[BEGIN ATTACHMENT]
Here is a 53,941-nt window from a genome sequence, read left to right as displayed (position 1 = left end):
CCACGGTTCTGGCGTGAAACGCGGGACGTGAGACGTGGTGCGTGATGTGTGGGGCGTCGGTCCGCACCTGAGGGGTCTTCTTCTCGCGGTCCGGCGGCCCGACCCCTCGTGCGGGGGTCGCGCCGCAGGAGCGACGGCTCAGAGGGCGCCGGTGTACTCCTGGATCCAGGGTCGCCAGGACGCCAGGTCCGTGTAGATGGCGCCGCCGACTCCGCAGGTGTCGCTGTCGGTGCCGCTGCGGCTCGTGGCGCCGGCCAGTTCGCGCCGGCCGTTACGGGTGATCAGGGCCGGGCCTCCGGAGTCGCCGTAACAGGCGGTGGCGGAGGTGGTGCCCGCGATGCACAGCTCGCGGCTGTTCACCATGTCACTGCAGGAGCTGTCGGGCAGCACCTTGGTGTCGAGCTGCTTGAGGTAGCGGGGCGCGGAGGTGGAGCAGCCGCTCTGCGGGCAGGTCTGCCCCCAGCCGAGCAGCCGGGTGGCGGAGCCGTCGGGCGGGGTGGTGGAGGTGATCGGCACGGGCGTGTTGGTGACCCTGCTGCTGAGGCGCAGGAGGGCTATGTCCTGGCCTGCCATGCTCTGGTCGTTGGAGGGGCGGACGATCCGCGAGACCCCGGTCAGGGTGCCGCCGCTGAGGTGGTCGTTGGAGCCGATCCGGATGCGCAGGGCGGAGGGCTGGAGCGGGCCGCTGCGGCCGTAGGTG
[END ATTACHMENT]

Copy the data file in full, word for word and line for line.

Here is a 53,941-nt window from a genome sequence, read left to right as displayed (position 1 = left end):
CCACGGTTCTGGCGTGAAACGCGGGACGTGAGACGTGGTGCGTGATGTGTGGGGCGTCGGTCCGCACCTGAGGGGTCTTCTTCTCGCGGTCCGGCGGCCCGACCCCTCGTGCGGGGGTCGCGCCGCAGGAGCGACGGCTCAGAGGGCGCCGGTGTACTCCTGGATCCAGGGTCGCCAGGACGCCAGGTCCGTGTAGATGGCGCCGCCGACTCCGCAGGTGTCGCTGTCGGTGCCGCTGCGGCTCGTGGCGCCGGCCAGTTCGCGCCGGCCGTTACGGGTGATCAGGGCCGGGCCTCCGGAGTCGCCGTAACAGGCGGTGGCGGAGGTGGTGCCCGCGATGCACAGCTCGCGGCTGTTCACCATGTCACTGCAGGAGCTGTCGGGCAGCACCTTGGTGTCGAGCTGCTTGAGGTAGCGGGGCGCGGAGGTGGAGCAGCCGCTCTGCGGGCAGGTCTGCCCCCAGCCGAGCAGCCGGGTGGCGGAGCCGTCGGGCGGGGTGGTGGAGGTGATCGGCACGGGCGTGTTGGTGACCCTGCTGCTGAGGCGCAGGAGGGCTATGTCCTGGCCTGCCATGCTCTGGTCGTTGGAGGGGCGGACGATCCGCGAGACCCCGGTCAGGGTGCCGCCGCTGAGGTGGTCGTTGGAGCCGATCCGGATGCGCAGGGCGGAGGGCTGGAGCGGGCCGCTGCGGCCGTAGGTG